Your resume is an integral part of “you.” These helpful tips for formulating, updating and submitting your resume could be the clincher in your next career move!
Just how old IS your resume? If you haven’t been on a job hunt for a number of years, chances are your resume is outdated and may contain content not relevant to your current career strategy. Part-time college jobs or mention of an obsolete computer application from years past may no longer be necessary to fill in your now-tenured resume.
Listed below are some suggestions that could “save” your resume. And if in complete bafflement, you can always rely on our professional resume writing alliance partner, Haute Resume and Career Services.
In today’s world of technology and with everyone having some access to personal computers, you can easily tailor your resume to each potential employer. Using a standard program such as Microsoft Word to create your resume insures easy changes as well as allowing the document to be easily opened if submitted electronically. Using common font styles such as Arial and Times Roman makes your document readable. Avoid excessive graphics, clip art, cells or tables—that’s just confusing.
Your “form” is very important. A “reader friendly” resume allows the viewer to quickly skim and hone in on pertinent information. Adhere to today’s standard chronological order, listing contributions/accomplishments as well as responsibilities. A hiring manager cares most about your current or most recent one or two positions. Detail how your efforts have increased “the bottom line” and tout your capabilities in your area of expertise. In today’s economy, it’s important to illustrate how any significant effort that impacts profitability is worth mentioning.
How you say gives your resume “legs”—so say it with impact! Remember to be powerful with something simple such as “reduced training and development costs by 20 percent, while maintaining the quality of training provided to employees.” A boring approach is stating the obvious with “managing a budget of $200,000 annually for training and development.”
Tailor your resume to each potential employer. Utilize position titles that are easily recognized industry-wide. Emphasize the skills and attributes that an employer is seeking. Effective use of white space and bullet points allow information to “stand out” and grab the eye.
If your resume has frequent or large gaps in employment history, a combination resume emphasizes skills and accomplishments while downplaying previous positions and dates of employment. Instead of having your employment section as the bulk of the resume, sub-section details such as “Management Skills” or “Computer Skills” and place towards the end of the document.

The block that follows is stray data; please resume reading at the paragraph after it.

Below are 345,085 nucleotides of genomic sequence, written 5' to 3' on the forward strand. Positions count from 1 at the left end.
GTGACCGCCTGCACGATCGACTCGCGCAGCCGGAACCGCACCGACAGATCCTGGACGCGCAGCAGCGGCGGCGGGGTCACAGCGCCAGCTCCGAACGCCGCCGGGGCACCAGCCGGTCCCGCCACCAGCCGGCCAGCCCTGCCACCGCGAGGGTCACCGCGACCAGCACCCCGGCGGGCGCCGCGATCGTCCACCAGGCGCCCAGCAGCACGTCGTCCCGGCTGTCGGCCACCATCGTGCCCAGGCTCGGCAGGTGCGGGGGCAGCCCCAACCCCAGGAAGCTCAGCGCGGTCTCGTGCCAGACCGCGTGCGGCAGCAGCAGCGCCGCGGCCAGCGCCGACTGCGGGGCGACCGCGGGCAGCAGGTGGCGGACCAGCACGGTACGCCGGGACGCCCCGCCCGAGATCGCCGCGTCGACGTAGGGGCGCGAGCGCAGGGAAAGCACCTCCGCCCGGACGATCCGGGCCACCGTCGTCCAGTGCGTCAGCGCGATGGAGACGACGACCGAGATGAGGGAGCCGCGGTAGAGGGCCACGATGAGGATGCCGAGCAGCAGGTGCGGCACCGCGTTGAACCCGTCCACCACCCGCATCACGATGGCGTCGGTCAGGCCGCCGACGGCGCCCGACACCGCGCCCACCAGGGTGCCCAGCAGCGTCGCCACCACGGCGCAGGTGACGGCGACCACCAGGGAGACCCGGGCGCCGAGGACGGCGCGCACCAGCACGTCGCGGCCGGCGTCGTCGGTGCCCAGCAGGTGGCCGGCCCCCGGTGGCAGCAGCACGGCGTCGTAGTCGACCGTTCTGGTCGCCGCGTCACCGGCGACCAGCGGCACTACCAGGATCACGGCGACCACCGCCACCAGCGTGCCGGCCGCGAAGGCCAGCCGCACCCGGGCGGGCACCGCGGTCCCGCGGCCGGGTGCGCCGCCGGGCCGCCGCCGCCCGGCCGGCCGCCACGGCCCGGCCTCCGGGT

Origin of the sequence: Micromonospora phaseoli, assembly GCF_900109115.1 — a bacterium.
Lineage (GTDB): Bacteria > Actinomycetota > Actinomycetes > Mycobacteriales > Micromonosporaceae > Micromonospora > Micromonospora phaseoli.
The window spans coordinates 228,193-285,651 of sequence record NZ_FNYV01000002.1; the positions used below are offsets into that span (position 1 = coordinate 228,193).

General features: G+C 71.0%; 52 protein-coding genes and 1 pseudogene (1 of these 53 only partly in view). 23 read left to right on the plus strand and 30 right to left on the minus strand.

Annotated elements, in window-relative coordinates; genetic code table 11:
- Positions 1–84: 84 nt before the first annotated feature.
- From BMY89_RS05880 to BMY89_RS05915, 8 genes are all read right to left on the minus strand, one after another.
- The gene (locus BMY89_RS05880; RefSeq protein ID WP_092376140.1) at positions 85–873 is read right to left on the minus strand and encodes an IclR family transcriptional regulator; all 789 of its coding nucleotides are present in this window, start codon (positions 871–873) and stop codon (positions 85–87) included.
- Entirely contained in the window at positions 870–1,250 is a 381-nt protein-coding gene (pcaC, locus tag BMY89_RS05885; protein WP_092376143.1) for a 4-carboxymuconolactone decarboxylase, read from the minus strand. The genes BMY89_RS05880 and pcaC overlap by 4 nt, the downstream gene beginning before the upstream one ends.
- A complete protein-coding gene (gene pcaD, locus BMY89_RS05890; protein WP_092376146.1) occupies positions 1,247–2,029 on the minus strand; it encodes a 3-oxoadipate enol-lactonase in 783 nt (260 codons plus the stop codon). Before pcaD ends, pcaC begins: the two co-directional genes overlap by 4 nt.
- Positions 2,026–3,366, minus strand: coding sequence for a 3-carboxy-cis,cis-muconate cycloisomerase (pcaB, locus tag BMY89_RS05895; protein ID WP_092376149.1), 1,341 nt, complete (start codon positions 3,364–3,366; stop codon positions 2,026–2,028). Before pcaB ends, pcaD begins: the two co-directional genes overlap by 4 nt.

Duplicating, conflicting or overlapping jobs, such as listing a weekend secondary job also may conflict with the ultimate goal of the career you are pursuing and can send a contradictory message. Never list overlapping jobs to make up for what you feel might be a shortcoming in your “day job.” This becomes confusing to the reader.
If you are submitting an electronic resume, use a standard program such as Microsoft Word to insure that it can be opened. The majority of resumes today include an email address. Use a conventional email address, such as your name, i.e. email@example.com is NOT conventional or acceptable in today’s job market.
Cluttered appearance and an overly lengthy resume are turn-offs. Most executive level positions can be contained within a two-three page resume. If a resume is difficult to read or unattractive in appearance, the reader will easily give up. Using bullet lists and breaking into smaller paragraphs that highlight strengths and features of skills will maintain interest.
Cut the personal information! Today’s resumes do NOT disclose irrelevant personal information. Your health or height is definitely “TMI”—too much information! Stick with interests valid to the position, such as community and volunteer efforts and organizations.
Never split your contact information so your name is at the top while forcing the remaining pertinent information to the bottom of the document. If someone has to search for an email address or phone number, your resume may not get a second glance.
Use a cover letter to your best advantage. Today’s job seekers may have extended gaps due to current economic conditions or staying at home for family purposes. The cover letter helps you address any concerns an employer may have with the gaps on your resume. Explain how you’ve kept your skills current, whether it may be through volunteer or organization work, consulting or temporary activities, or professional development curriculum.
Lastly, check and recheck your resume and cover letter for errors! One typographical or grammatical error is too many. Mistakes can cost you being in contention for a position. Errors immediately signal a lack of attention to detail and professionalism. Have a fresh pair of “eyes” review your information.